What can I say? United Technologies (NYSE:UTX) did it again.

The company with the unsexy industry categorization -- "diversified industrial conglomerate" -- once again turned in decidedly attractive earnings yesterday by pulling in robust earning margins.

Thanks to 50 basis points' worth of operating margin expansion in Q3, UTC's 10% earnings growth ($1.33 per share) beat analyst estimates. However, the only low point was that it pulled down less revenue growth than expected (7%). Nevertheless, the overall numbers were so good that, with just one quarter remaining in the fiscal year, management is now certain it will hit near the high end of previous guidance, earning somewhere between $4.90 and $4.95 per share this year.

None of this, of course, was unexpected. I think I made it quite clear in Tuesday's Foolish Forecast that I consider UTC an outstanding company, and a stock worth owning. So let's move right on from the expected to something a bit surprising.

The other UTC
Writing often on the defense sector as I do, I'm ordinarily inclined to view UTC as a defense company. Its Pratt & Whitney engines do, after all, feature prominently in the hindparts of many fighter jets -- Lockheed Martin's (NYSE:LMT) F-35 and Boeing's (NYSE:BA) F-15.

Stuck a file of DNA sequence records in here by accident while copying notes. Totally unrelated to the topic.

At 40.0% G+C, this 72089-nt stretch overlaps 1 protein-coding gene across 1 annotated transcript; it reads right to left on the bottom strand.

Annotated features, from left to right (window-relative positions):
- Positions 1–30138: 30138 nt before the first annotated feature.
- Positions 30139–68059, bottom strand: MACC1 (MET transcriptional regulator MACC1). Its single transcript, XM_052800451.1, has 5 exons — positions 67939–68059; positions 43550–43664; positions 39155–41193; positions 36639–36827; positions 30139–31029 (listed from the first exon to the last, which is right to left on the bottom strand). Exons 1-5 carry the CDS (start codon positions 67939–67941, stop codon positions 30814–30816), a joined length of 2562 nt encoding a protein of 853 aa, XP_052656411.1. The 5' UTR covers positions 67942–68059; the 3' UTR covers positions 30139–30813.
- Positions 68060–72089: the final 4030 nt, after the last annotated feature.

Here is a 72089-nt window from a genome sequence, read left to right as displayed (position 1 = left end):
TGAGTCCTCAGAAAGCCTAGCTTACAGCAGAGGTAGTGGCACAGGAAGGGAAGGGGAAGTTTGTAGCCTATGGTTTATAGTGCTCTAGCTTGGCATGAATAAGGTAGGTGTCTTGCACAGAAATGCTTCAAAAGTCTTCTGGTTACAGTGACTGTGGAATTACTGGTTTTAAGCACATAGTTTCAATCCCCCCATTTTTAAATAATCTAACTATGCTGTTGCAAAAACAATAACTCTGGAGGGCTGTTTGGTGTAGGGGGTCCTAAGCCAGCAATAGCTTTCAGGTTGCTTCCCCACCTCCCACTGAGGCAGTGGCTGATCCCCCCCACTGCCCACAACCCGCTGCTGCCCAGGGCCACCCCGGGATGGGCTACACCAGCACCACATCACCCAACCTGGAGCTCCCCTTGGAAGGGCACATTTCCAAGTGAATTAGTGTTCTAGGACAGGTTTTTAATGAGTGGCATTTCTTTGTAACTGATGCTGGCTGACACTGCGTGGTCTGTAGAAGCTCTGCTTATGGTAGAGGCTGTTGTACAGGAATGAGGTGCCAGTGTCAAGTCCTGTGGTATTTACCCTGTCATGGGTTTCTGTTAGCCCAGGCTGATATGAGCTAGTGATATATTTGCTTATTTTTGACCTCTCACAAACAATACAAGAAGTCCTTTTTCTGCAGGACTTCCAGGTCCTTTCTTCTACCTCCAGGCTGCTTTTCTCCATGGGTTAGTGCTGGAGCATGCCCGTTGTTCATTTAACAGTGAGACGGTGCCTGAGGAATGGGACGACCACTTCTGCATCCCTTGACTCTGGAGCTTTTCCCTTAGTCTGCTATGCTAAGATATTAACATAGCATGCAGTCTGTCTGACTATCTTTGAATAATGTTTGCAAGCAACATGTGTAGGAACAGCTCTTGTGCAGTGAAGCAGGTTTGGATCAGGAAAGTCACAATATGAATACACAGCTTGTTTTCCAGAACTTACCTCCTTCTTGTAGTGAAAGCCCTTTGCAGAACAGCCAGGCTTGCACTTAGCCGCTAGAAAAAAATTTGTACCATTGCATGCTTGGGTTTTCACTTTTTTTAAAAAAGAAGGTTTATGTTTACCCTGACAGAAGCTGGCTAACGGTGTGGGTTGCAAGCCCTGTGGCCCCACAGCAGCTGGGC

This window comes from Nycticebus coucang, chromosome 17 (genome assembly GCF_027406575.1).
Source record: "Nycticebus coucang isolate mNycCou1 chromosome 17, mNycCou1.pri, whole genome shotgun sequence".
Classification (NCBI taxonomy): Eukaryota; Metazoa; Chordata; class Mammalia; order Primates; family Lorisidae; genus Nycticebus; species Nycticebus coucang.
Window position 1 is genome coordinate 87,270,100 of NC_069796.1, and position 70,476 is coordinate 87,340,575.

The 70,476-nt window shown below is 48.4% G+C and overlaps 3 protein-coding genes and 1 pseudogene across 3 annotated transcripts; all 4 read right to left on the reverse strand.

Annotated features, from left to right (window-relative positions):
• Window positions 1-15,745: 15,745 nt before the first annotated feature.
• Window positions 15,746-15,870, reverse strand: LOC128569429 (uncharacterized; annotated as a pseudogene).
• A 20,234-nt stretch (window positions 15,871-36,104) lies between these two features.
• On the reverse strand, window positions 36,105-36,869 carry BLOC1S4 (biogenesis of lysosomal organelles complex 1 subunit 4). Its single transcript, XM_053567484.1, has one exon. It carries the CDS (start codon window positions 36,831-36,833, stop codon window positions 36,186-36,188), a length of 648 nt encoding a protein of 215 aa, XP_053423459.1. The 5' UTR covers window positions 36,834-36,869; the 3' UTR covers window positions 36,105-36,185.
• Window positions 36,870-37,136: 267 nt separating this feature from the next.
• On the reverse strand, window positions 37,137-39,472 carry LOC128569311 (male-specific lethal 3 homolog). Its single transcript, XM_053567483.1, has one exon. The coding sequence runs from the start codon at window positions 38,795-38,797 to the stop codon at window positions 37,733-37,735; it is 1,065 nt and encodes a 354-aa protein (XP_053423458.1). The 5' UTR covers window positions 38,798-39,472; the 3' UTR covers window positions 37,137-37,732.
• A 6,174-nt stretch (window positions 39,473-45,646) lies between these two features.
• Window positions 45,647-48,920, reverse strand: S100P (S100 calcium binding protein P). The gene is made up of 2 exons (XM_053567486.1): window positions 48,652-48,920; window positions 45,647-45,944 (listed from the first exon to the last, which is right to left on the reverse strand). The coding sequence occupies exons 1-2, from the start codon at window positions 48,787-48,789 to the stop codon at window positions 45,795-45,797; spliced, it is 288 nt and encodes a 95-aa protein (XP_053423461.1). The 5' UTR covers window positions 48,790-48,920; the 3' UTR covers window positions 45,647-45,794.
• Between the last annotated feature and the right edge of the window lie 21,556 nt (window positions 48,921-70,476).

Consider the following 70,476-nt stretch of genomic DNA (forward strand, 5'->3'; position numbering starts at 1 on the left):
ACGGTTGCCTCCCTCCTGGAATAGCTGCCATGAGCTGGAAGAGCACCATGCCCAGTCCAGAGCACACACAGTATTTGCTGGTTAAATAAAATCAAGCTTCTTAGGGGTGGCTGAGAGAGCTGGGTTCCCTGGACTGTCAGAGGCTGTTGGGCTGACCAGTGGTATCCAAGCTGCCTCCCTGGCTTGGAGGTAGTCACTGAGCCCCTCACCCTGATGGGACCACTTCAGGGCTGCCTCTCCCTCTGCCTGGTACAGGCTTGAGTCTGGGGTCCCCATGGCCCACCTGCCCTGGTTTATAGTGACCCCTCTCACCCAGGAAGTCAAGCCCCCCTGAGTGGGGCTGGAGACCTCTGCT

The most interesting information in yesterday's news, however, bears more on the prospects for civilian contractors the likes of Apogee Enterprises (NASDAQ:APOG) and American Reprographics (NYSE:ARP) -- firms whose fortunes are tied to the commercial construction market. We've all heard the rumors that commercial construction is going to be the next domino to get flushed down the toilet (to mix a metaphor) after residential construction. But judging from UTC's results, that's not necessarily so.

Q3 sales were up 5% in the Carrier HVAC business and 10% at Otis elevators, and both segments managed to grow their profits at least slightly. Looking forward, management advised that "double digit growth" in new orders from Asia is counterbalancing elevator orders that are only "flat" (i.e. not down) in the U.S. Meanwhile, "Carrier's Commercial HVAC new equipment orders were up double digits globally."

I don't know about you, but to me, that doesn't sound like much of a slowdown. Not gangbusters growth, certainly, but hardly the stuff of Halloween ghost tales, either.

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